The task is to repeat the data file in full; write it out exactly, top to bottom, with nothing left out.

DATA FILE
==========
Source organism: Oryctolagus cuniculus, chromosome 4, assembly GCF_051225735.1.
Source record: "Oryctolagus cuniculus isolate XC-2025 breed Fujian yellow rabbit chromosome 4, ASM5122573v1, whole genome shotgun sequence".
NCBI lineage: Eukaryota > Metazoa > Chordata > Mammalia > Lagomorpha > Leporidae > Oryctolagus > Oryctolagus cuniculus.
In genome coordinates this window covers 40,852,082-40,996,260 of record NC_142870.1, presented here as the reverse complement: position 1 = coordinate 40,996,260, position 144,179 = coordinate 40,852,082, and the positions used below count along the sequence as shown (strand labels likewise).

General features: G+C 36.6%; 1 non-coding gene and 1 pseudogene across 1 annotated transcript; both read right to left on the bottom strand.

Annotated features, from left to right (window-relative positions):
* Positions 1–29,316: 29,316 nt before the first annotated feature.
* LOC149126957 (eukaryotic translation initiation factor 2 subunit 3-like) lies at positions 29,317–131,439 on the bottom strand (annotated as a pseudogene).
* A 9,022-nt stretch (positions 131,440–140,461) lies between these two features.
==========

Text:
Source organism: Oryctolagus cuniculus, chromosome 4, assembly GCF_051225735.1.
Source record: "Oryctolagus cuniculus isolate XC-2025 breed Fujian yellow rabbit chromosome 4, ASM5122573v1, whole genome shotgun sequence".
NCBI lineage: Eukaryota > Metazoa > Chordata > Mammalia > Lagomorpha > Leporidae > Oryctolagus > Oryctolagus cuniculus.
In genome coordinates this window covers 40,852,082-40,996,260 of record NC_142870.1, presented here as the reverse complement: position 1 = coordinate 40,996,260, position 144,179 = coordinate 40,852,082, and the positions used below count along the sequence as shown (strand labels likewise).

General features: G+C 36.6%; 1 non-coding gene and 1 pseudogene across 1 annotated transcript; both read right to left on the bottom strand.

Annotated features, from left to right (window-relative positions):
* Positions 1–29,316: 29,316 nt before the first annotated feature.
* LOC149126957 (eukaryotic translation initiation factor 2 subunit 3-like) lies at positions 29,317–131,439 on the bottom strand (annotated as a pseudogene).
* A 9,022-nt stretch (positions 131,440–140,461) lies between these two features.